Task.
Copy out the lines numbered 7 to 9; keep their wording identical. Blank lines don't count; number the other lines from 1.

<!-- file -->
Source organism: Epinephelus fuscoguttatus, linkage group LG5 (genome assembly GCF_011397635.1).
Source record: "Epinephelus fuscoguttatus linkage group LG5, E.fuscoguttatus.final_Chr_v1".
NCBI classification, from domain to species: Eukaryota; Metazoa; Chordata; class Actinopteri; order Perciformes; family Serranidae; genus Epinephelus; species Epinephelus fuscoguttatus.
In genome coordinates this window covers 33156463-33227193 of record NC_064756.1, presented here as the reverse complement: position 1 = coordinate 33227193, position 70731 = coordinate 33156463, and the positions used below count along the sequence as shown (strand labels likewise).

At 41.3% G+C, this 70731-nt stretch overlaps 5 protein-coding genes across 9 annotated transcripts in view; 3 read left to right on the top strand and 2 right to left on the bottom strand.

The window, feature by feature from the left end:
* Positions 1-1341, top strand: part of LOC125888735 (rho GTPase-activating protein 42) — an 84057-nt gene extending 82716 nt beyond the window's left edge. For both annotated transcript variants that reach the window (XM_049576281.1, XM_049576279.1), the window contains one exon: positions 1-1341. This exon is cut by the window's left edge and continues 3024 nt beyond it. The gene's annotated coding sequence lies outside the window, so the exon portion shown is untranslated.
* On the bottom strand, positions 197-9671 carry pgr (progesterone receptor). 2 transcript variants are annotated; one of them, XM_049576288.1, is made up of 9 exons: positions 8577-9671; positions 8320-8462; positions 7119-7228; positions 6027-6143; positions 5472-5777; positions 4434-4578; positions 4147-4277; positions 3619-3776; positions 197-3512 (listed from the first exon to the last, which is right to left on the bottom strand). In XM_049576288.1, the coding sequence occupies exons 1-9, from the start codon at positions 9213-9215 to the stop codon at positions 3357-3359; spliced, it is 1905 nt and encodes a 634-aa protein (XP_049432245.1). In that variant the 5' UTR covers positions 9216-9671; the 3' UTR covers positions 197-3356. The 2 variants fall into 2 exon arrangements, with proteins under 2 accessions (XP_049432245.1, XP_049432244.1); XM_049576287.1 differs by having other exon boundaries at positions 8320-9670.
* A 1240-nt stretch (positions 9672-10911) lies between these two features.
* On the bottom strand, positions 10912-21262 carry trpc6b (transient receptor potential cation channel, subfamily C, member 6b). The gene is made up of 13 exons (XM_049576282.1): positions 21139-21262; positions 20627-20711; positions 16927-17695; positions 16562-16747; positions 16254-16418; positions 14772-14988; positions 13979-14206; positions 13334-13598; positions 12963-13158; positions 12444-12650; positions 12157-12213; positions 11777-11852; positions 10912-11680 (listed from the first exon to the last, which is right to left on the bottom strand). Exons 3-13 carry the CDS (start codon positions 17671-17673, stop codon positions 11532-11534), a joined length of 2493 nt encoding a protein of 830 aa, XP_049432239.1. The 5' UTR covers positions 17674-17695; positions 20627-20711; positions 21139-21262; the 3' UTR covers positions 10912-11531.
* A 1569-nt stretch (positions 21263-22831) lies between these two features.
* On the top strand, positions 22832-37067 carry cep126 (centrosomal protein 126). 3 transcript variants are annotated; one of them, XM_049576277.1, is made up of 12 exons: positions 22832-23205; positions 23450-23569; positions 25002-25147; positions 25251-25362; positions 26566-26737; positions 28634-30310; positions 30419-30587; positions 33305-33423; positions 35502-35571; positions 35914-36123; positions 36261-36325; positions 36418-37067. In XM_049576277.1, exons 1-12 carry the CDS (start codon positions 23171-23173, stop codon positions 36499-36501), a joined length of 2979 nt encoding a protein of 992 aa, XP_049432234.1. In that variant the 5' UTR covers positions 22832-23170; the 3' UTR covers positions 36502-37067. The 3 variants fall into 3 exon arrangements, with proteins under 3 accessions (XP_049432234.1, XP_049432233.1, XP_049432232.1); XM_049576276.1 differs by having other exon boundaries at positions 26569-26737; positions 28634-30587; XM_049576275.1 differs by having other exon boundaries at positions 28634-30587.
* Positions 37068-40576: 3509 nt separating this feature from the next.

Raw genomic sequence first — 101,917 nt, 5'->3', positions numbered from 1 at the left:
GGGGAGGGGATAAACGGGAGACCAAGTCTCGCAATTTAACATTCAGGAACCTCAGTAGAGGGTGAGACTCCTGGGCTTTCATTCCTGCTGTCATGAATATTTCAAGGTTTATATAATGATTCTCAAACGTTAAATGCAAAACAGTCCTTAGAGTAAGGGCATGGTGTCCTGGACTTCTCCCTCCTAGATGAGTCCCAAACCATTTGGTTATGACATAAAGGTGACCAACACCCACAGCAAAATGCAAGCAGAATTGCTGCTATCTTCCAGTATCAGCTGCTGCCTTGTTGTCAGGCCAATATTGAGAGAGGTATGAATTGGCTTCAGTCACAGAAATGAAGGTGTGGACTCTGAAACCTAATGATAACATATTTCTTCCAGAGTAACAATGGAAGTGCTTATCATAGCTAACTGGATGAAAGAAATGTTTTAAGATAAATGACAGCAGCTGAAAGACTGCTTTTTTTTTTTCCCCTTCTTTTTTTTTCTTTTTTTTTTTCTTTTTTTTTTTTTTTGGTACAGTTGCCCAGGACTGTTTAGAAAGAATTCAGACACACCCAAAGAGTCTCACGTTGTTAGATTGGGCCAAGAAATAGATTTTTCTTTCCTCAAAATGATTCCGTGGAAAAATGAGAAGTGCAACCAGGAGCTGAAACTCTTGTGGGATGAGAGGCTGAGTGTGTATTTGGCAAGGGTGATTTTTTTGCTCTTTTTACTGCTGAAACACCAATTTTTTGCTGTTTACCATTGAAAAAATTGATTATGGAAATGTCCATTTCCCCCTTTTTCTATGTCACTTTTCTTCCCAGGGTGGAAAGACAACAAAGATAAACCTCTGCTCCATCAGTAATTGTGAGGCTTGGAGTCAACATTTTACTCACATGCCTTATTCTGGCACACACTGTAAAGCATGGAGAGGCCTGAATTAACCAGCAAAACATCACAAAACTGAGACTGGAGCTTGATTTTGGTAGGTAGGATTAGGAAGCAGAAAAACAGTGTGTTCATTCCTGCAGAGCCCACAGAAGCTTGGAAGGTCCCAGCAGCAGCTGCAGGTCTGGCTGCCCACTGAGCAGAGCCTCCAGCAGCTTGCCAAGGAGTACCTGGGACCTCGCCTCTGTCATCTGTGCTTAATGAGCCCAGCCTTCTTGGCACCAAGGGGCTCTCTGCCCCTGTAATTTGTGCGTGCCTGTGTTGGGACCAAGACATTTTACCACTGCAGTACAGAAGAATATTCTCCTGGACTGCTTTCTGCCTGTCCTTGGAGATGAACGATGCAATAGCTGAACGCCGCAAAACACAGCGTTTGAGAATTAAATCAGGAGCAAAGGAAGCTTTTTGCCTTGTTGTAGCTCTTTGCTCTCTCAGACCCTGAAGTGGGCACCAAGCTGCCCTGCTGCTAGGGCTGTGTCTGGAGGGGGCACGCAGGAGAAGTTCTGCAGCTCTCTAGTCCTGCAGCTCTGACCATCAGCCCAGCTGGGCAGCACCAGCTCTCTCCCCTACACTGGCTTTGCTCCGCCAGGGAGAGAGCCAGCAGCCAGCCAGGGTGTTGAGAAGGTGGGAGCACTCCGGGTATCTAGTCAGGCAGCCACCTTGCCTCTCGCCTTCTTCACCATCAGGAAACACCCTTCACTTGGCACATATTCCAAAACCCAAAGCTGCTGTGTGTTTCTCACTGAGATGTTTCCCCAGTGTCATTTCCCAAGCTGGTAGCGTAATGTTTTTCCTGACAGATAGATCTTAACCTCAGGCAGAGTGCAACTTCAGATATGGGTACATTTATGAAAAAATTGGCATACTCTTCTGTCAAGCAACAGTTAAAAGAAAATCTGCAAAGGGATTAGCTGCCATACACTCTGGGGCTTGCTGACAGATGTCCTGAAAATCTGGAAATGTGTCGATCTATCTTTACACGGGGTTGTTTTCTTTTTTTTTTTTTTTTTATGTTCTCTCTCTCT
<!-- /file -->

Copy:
* Positions 1-1341, top strand: part of LOC125888735 (rho GTPase-activating protein 42) — an 84057-nt gene extending 82716 nt beyond the window's left edge. For both annotated transcript variants that reach the window (XM_049576281.1, XM_049576279.1), the window contains one exon: positions 1-1341. This exon is cut by the window's left edge and continues 3024 nt beyond it. The gene's annotated coding sequence lies outside the window, so the exon portion shown is untranslated.
* On the bottom strand, positions 197-9671 carry pgr (progesterone receptor). 2 transcript variants are annotated; one of them, XM_049576288.1, is made up of 9 exons: positions 8577-9671; positions 8320-8462; positions 7119-7228; positions 6027-6143; positions 5472-5777; positions 4434-4578; positions 4147-4277; positions 3619-3776; positions 197-3512 (listed from the first exon to the last, which is right to left on the bottom strand). In XM_049576288.1, the coding sequence occupies exons 1-9, from the start codon at positions 9213-9215 to the stop codon at positions 3357-3359; spliced, it is 1905 nt and encodes a 634-aa protein (XP_049432245.1). In that variant the 5' UTR covers positions 9216-9671; the 3' UTR covers positions 197-3356. The 2 variants fall into 2 exon arrangements, with proteins under 2 accessions (XP_049432245.1, XP_049432244.1); XM_049576287.1 differs by having other exon boundaries at positions 8320-9670.
* A 1240-nt stretch (positions 9672-10911) lies between these two features.